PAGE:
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Poll - Niseko, Furano, Kiroro or Rusutsu?

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pchow, I lived/skiied in Switzerland as a boy, and I spent most of the winter of 98-99 living in Vancouver, BC and boarded regularly at Whistler/Blackcomb.


My opinion is that you'll find all of the Hokkaido resorts to have good powder snow, much lighter and better than at Whistler, and somewhat lighter and better than in the Swiss Alps.


However, if you have seen Davos and you have seen Whistler/Blackcomb, I'm sorry to report that none of the Hokkaido resorts are what you are used to calling "mountains".


They are mountains, but smaller and not as steep or interesting or challenging as you have seen in Switzerland and Canada.


Also, almost all of the Hokkaido resorts feature mostly intermediate/beginner type terrain, with only small patches or areas of "advanced" terrain.


This is particularly true of Rusutsu and Alpha Tomamu.


Kiroro and Furano have some challenging parts, but on the whole you might be disappointed at the lack of variety and advanced terrain, compared to Swiss Alp and Canadian resorts.


My recommendation would be that you go to Niseko, for the following 3 reasons:


1. It's really 3 resorts on the same mountain and you can get an "all mountain passport" that lets you ride ALL of the lifts of all 3 resorts. So you'll be able to maximize the amount of terrain for yourself, you'll get to explore a lot, and I'm sure you'll find something incredibly amazing and fun there.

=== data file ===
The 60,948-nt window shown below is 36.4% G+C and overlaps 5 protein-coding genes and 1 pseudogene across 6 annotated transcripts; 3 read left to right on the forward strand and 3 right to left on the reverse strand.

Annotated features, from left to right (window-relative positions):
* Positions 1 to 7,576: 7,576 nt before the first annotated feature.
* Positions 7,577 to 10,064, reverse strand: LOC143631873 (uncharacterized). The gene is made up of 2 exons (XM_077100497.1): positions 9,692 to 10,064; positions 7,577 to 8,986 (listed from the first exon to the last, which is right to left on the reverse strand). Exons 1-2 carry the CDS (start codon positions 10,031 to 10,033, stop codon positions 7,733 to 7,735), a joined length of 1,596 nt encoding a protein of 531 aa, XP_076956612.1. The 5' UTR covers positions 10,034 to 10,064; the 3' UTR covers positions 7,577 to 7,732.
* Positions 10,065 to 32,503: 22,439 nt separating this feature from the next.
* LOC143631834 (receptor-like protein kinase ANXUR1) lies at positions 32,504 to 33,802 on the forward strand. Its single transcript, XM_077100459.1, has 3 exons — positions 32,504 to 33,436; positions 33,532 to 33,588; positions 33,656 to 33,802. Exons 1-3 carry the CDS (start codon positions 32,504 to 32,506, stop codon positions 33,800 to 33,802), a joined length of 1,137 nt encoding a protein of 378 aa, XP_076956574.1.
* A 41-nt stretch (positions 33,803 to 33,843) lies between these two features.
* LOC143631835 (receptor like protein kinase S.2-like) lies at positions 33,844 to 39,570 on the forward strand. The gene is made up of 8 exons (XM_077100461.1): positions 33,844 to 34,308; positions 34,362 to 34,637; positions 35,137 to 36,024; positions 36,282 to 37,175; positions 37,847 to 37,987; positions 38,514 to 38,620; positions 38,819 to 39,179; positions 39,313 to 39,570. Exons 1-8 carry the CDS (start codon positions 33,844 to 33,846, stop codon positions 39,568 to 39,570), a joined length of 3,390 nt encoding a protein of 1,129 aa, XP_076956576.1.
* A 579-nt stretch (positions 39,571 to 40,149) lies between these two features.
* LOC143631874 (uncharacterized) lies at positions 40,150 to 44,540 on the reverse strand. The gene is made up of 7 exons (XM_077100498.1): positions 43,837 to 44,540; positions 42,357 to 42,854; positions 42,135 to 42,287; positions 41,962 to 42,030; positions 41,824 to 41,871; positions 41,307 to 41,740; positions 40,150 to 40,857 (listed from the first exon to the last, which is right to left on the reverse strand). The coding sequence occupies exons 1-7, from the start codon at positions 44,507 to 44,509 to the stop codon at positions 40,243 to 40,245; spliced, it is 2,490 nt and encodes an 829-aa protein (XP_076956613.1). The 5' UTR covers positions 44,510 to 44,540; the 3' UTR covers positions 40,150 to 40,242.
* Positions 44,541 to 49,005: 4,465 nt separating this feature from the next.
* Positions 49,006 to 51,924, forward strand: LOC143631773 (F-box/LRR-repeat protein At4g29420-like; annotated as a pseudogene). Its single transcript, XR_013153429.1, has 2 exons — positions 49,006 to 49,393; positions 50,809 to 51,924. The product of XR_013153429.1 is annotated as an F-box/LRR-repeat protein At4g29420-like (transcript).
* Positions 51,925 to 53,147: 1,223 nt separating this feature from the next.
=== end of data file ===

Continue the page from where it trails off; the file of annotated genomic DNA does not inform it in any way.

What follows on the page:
2. Niseko DOES have a good amount of advanced terrain, steeps, and challenging runs of all types...much more than any other Hokkaido resort. There are some good off-piste tree runs and backcountry. You should definitely book a local guide for a day or afternoon to find out where it is, and how to be safe there. Don't go alone!


3. At Niseko, you are in a small mountain town area with numerous hotels and lodges, some great hot spring baths, and some sort of nightlife at either the hotel bars or the local bars. This is better than purpose-built resorts like Kiroro, where you are kind of locked into fixed choices at big hotels, and not much is really going on at night.


4. You'll have to spend about the same amount of money whichever big Hokkaido resort you choose, so why not just go to Niseko (cheapest and easiest and most convenient to stay on the Niseko Hirafu side) and forget about all the others. They're not nearly as good. Others have made the rounds of the Kiroro's, Furanos and Rusutsus (I did!) and I guarantee you they are nothing as good as Niseko. Feel free to learn from my past mistakes, thus partially validating the time/money I spent at those other places that could better have been spent at Niseko!


Luck to ya, and "merde"!



badmigraine in Tokyo.

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Actually, Teine Highland (where the slalom and giant slalom where held in 1968 I think) actually has a few quite advanced runs. Not as much powder as the other resorts in Hokkaido, but is close to Sapporo (actually IN Sapporo) and a nice challenge (if a little small).



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I think that the trip up to hokkaido is worth if for a weeks trip going round all the resorts. I like Niseko, as everyone seems to, and the snow is good but agree with badmigraine - it's hardly "big" is it?


Plenty to feed on in Honshu - you don't need to go up to Hokkaido to get some amazing pow

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